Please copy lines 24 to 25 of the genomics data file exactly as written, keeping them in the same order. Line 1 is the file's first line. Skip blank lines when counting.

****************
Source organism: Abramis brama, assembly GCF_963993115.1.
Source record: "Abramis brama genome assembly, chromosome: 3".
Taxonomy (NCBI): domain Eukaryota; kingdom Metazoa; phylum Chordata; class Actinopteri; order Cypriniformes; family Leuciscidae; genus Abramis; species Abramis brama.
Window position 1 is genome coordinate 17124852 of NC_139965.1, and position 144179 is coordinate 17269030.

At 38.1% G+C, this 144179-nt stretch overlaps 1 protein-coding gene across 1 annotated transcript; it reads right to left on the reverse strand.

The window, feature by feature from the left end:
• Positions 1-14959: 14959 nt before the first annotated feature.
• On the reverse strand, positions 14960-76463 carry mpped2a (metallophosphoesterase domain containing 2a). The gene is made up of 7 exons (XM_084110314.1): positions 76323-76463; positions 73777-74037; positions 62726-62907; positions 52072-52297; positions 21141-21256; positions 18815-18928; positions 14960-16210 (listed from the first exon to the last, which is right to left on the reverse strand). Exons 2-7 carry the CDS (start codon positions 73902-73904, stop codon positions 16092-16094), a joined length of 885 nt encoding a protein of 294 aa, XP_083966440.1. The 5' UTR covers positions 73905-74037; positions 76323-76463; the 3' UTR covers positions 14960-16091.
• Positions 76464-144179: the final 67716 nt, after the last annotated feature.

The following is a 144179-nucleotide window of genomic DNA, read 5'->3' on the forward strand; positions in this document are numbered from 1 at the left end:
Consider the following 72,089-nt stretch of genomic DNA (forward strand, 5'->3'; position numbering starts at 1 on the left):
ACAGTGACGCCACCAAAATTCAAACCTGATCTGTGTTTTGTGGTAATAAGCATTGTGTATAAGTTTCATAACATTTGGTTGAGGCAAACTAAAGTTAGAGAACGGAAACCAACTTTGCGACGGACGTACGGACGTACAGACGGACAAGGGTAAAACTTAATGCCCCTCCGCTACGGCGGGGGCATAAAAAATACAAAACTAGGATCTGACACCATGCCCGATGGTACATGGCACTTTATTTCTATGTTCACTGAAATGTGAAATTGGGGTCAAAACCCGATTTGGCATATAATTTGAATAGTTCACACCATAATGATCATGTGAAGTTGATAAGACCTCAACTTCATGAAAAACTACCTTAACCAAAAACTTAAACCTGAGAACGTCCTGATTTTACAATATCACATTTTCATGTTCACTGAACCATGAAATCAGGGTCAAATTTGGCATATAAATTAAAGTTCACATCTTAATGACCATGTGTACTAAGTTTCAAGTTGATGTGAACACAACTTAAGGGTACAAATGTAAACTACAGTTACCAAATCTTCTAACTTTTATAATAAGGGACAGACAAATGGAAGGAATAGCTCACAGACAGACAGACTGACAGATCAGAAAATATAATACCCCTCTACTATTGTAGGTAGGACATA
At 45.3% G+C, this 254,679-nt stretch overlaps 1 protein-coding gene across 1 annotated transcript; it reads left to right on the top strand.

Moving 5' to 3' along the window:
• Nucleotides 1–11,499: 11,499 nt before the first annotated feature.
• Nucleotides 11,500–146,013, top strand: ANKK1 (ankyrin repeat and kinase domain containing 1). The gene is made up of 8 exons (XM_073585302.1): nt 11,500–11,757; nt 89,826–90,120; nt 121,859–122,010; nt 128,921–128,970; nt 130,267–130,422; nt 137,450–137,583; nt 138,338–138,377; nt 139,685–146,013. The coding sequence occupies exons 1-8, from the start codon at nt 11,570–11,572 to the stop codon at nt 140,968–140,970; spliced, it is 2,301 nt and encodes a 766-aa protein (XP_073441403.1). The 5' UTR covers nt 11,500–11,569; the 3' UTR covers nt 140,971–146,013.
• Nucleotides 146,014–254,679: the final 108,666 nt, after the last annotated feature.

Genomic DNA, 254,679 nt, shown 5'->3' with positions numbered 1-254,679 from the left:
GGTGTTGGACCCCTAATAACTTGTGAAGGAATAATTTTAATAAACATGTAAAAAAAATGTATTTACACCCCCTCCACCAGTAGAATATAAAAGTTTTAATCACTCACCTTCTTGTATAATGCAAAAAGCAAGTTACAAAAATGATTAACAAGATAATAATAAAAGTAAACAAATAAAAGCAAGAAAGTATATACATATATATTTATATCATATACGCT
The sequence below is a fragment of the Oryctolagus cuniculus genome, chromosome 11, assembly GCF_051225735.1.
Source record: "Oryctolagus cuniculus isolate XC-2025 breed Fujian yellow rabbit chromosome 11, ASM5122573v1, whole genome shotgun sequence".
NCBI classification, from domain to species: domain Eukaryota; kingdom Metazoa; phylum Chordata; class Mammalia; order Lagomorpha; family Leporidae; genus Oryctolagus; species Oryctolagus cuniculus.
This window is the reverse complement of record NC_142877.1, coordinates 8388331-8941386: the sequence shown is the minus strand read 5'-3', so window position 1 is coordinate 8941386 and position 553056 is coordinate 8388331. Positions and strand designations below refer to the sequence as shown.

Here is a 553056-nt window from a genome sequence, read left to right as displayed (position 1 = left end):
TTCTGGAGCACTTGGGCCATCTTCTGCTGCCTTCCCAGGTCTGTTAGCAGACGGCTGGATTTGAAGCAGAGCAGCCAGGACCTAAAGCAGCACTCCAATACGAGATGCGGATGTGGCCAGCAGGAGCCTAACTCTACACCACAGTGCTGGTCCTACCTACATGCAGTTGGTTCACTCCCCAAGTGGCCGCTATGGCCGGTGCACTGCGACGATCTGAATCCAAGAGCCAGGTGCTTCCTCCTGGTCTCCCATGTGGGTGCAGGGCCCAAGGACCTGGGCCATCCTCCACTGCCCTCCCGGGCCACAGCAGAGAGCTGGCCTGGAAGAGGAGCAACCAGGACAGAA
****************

Here is a 553056-nt window from a genome sequence, read left to right as displayed (position 1 = left end):
TTCTGGAGCACTTGGGCCATCTTCTGCTGCCTTCCCAGGTCTGTTAGCAGACGGCTGGATTTGAAGCAGAGCAGCCAGGACCTAAAGCAGCACTCCAATACGAGATGCGGATGTGGCCAGCAGGAGCCTAACTCTACACCACAGTGCTGGTCCTACCTACATGCAGTTGGTTCACTCCCCAAGTGGCCGCTATGGCCGGTGCACTGCGACGATCTGAATCCAAGAGCCAGGTGCTTCCTCCTGGTCTCCCATGTGGGTGCAGGGCCCAAGGACCTGGGCCATCCTCCACTGCCCTCCCGGGCCACAGCAGAGAGCTGGCCTGGAAGAGGAGCAACCAGGACAGAA